Nazis, pacifists, and spies in 1930s Britain

pacifists: A Lesson in Secrets by Jacqueline Winspear

December 1932. Adolf Hitler is agitating to become Chancellor of Germany as his following grows. Many Britons, too, especially the aristocracy, are finding a lot to like in Herr Hitler and his Nazi Party. In increasing numbers, they are campaigning to resist any effort by the United Kingdom to go to war with Nazi Germany—a war that many wiser heads are already predicting. The Nazis and the Fascists are joined by many pacifists. But Maisie Dobbs is not among them. She abhors the anti-Semitism of the Nazis as well as the home-grown Fascists and regards pacifism as naive. But more mundane concerns preoccupy her.


A Lesson in Secrets (Maisie Dobbs #8) by Jacqueline Winspear

@@@@ (4 out of 5)


Maisie’s business as a “private inquiry agent” is growing, making for more work than she and her assistant, Billy Beale, can comfortably handle. Her mentor, Dr. Maurice Blanche, has willed most of his considerable estate to her. She’s now a wealthy woman. But Maisie is not happy. Her aging father stubbornly refuses to move into the large house she has inherited from Maurice. James Compton, the man who is “courting” her, has postponed his return from Canada. And now she discovers that she is being followed wherever she goes.

After eluding the three-person team who is tailing her, Maisie surprises (and embarrasses) them. Learning that they’re police officers from Special Branch at New Scotland Yard, she demands they take her to their boss, Chief Superintendent Robert MacFarlane.

When Maisie arrives at MacFarlane’s office, she soon learns that she was being followed as a test of her ability to detect a tail. And a surprise visitor soon arrives in the office: Brian Huntley, a senior officer in the Secret Service. The Chief Superintendent has undertaken the exercise in collaboration with Huntley. In short order, Maisie learns that her life and work are about to take a radical turn, as Maurice had predicted shortly before his death.

Huntley presses her to sign the Official Secrets Act and then describes her strange assignment. She is to apply for a position as a lecturer in philosophy at a private college in Cambridge. The College of St. Francis, dedicated to the pursuit of peace, is attracting students from all around Europe. The Secret Service will ensure that she gets the job. Her assignment is merely to keep her eyes and ears open, looking for anything suspicious that may turn up at the college.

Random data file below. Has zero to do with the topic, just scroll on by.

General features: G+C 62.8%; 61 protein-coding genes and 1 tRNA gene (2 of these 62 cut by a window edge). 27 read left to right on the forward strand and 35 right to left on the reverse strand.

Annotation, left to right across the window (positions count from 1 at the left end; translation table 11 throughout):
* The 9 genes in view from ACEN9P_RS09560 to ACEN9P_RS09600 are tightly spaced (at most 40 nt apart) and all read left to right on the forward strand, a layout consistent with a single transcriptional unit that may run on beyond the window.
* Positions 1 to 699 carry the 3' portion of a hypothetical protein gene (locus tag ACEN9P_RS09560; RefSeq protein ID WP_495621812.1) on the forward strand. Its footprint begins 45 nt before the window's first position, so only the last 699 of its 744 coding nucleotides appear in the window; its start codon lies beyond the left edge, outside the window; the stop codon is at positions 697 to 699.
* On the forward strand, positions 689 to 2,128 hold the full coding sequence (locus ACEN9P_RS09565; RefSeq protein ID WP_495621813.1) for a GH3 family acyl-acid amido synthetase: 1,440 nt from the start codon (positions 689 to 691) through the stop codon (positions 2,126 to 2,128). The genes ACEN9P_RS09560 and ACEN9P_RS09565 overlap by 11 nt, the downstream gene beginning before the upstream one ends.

Not long after Maisie takes up her job, she finds an abundance of suspicious activity among the pacifists on the faculty. And then the founder and head of the college is murdered in his office. In A Lesson in Secrets, Jacqueline Winspear’s eighth Maisie Dobbs novel, Maisie becomes involved in the murder investigation and in uncovering a growing Nazi threat. The story is suspenseful, engaging, and full of surprises. It’s a delight for any fan of the series—and for anyone who seeks out mysteries and thrillers that avoid the violence and gore so prevalent in the genre.

For further reading

I’ve reviewed all the novels in this series at The Maisie Dobbs novels from Jacqueline Winspear.

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For an abundance of great mystery stories, go to Top 20 suspenseful detective novels (plus 200 more). And if you’re looking for exciting historical novels, check out Top 10 historical mysteries and thrillers reviewed here (plus 100 others).

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